How to Treat Yeast Infections

While yeast infections will affect around three quarters of women at some point during their life the good news is that in most cases it can be cleared up within a couple of weeks with some fairly simple treatments.

Yeast infection treatments come in a variety of forms. One of the most common ways of treating the infection is with a cream that contains the active ingredient miconazole. Many women like to use a cream because as well as fighting the infection it can also help soothe the soreness associated with yeast infections. A pessary, a soluble block of medication that is put into the vagina, much like a tampon, is another common way to combat yeast infections.

During these treatments it’s important to remember a few things to help make sure you’re back to full health as quickly as possible. Firstly, avoid using tampons while being treated – these could interfere with the pessary and, in addition, they won’t be particularly comfortable.

It’s also really important that you avoid sexual intercourse since the meditation can cause irritations – not what your partner wants when it comes to their genitals. The medication may also stop diaphragms and condoms from working effectively, so it really is best to wait until after the infection has cleared up.

Oral treatments in the form of tablets containing fluconazole or itraconazole are also available to treat the infection. While this is as effective as a pessary, there are situations in which one is more suitable than the other. For example, if you’re pregnant or breastfeeding it’s advisable to use a pessary or cream. Oral treatments on the other hand are more effective for treating recurring thrush, but are also more likely to cause side effects such as nausea, vomiting, and diarrhoea.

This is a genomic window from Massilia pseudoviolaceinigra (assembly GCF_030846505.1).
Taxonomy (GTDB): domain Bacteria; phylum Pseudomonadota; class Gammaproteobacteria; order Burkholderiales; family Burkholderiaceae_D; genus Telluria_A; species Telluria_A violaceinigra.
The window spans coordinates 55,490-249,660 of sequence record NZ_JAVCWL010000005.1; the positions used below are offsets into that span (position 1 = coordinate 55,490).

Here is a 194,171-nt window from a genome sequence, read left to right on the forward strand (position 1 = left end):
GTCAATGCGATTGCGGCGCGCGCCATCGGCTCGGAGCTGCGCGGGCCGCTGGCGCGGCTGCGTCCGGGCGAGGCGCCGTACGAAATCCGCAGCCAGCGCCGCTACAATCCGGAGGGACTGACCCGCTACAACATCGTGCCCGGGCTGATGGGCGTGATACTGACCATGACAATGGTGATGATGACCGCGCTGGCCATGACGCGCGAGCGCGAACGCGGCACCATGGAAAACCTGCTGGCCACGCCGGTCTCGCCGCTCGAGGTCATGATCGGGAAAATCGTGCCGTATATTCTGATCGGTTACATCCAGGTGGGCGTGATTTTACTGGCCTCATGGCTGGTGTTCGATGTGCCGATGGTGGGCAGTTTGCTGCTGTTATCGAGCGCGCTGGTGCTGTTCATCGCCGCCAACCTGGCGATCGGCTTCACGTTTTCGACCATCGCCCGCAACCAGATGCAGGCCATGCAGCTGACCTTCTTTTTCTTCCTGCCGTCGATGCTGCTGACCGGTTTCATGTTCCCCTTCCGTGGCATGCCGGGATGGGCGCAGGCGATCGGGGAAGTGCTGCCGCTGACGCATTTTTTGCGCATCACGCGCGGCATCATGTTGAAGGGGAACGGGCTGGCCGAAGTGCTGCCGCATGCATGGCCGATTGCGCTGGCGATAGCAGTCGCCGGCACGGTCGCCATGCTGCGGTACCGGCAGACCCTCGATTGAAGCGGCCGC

Yeast Infection Treatment

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While many yeast infection treatments are available over the counter there are plenty of reasons why you should get medical advice before heading to your pharmacy. The most important reason is that many of the symptoms associated with yeast infections – irritation and vaginal discharge for example – could actually be signs of a different infection. Yeast infection treatments take as long as two weeks to be effective – this could be two weeks that you’re not treating the infection you actually have, giving it time to get worse.

Another reason to seek advice is because some women may have complications resulting from the yeast infection – they may not respond to treatment for example, or it may be a recurring infection. Having this on record can be a great help; you will know what treatments your body does or does not respond well to for example.

As well as these common treatments there are some other routes to take. Your doctor may decide that letting nature take its course is the best thing to do – your vagina may get over the infection naturally. There are also dietary changes that could help prevent you getting a yeast infection – candida, the fungus responsible for yeast infections, thrives on sugar in the gut. Alcohol is just one thing you can cut from your diet that may help. However, as is always the case, to get the best advice based on your individual needs it’s always recommended that you see a doctor or other medical professional.

Written by Kat Kraetzer, an experienced blogger working in the health-care industry for many years.

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